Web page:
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Diwali discussion...

Discussion in and around Mystics of Kali since Colin circulated his Diwali reflections.

Message from Margaret Fyre

Thu, September 24, 2009

Hi Colin - how are you - good I hope - thanks for the questions - I follow with a few thoughts

Interesting questions Colin - some of us spend a lot of time thinking on these sorts of issues - and then again a lot don't - does it make much difference - to both them personally or to the whole world - considering the way the world turns and people have behaved over the years it would seem that spiritual thought has not been of much help really - and yet we all still keep looking for some sort of Holy Grail - something that will give our lives meaning and direction -and still the world keeps going to hell in a hand basket.

Given I see it this way how do I keep positive? This is where Kali comes in for me - each of us need some support and I chose to take mine from Kali - and She will never let me down. So I see religious experience as both a trap and a treasure - if you  believe it there is a trap to negotiate of thinking you are right  (excluding others - thinking you are better than others) - if you refuse to believe then there is no comfort and help. So to believe we need to accept that others dont believe as we do. That it is a personal experience.

Throughout our lives we need help and we need to help others - the place of a guru - sometimes we are able to help others - sometimes we can be the helper -  in all sorts of ways - in the getting of wisdom - mostly a slow and steady process and sometimes in flashes.  As we progress along a spiritual  path there should come a time when we realise how little we know - how hugh and infinite is the universe - how tiny we are .

I have often wondered why we as a race  are here - given the mess we are making - and the only answer I have ever accepted is simply to be - to experience . And the question still remains how do we do a good job of it. I feel that we are more alike than different - but people need to realise this and become more accepting. If a spiritual path helps us do this then we could be on the right track - turn us back to gratitude to the earth that sustains us - then we could aim for the paradise life could be.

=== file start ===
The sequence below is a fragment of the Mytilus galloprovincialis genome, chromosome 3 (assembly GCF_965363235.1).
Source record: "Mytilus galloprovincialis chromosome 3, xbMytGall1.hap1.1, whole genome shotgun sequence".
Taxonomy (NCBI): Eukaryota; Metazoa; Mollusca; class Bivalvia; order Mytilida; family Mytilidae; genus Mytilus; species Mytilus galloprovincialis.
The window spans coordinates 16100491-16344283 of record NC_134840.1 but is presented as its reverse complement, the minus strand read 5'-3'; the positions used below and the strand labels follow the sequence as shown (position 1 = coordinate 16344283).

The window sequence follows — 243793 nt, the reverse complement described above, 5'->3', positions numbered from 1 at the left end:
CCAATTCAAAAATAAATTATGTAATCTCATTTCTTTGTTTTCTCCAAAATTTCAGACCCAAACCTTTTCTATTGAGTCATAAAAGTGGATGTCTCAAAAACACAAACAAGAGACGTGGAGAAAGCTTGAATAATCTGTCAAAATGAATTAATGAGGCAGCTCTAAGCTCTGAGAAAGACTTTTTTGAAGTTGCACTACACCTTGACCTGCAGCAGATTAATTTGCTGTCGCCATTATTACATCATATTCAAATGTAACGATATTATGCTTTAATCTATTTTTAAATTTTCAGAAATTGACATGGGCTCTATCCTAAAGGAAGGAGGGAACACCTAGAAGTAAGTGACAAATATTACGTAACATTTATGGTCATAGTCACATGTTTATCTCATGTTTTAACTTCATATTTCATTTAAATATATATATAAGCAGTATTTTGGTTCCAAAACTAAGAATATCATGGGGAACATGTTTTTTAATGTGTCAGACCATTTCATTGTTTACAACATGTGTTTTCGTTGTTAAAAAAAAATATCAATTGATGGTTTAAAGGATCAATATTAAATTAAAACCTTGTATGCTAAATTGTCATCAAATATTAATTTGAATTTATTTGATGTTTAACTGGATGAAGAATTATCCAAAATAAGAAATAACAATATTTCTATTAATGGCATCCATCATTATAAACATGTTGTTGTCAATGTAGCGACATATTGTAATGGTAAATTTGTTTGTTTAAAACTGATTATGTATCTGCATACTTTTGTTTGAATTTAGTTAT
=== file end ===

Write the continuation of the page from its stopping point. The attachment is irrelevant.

A few thought for you Colin - I must say your words always give rise to some contemplation - thank you - have a beautiful puja - wish Geoffrey a happy Diwali also


Letter from K.

(Letter received October 14, 2009...)

From the yogic perspective, religious experience is a first chakra issue. The individual, intimate union with the Absolute -- or mystic experience -- is powered by 7th Chakra energy.

The Chakra system is symbolic of the spiritual warrior's ascent towards Divine consciousness, away from the pull of worldly concerns.

Each chakra represents a lesson to be mastered.

The first chakra deals with tribal power, the energy of group identity and belief patterns.

Its influence manifests as a need for order and structure, shared religious, ethical tenets and social traditions. The lesson inherent in first chakra work is that we are all One. We learn this through loyalty and commitment to group concerns and activities, may they involve family or nation.

This union offers strength, comfort and security resulting from a sense of belonging and participation. On the flip side, it often demands in exchange total adherence to accepted patterns of behaviour.

Orthodoxy can easily lead to bigotry. This gives rise to the "Us Vs Them" syndrome.

Such rigidity of thought manifests as a wide range of aberrations, from brawls involving supporters of different footy teams to religious wars.

It curbs the natural tendency of individuals to step over boundaries and explore personal creativity.

Carl Jung called this tribal mind the "lowest form of consciousness", as individuals often have trouble accepting responsibility for the role they are called to play in its negative endeavours. Ex-Nazis on trial for genocide flatly stated that they were only "obeying orders". From this narrow-minded perspective, loyalty to the cause -- however misplaced -- justifies exoneration from personal consequences.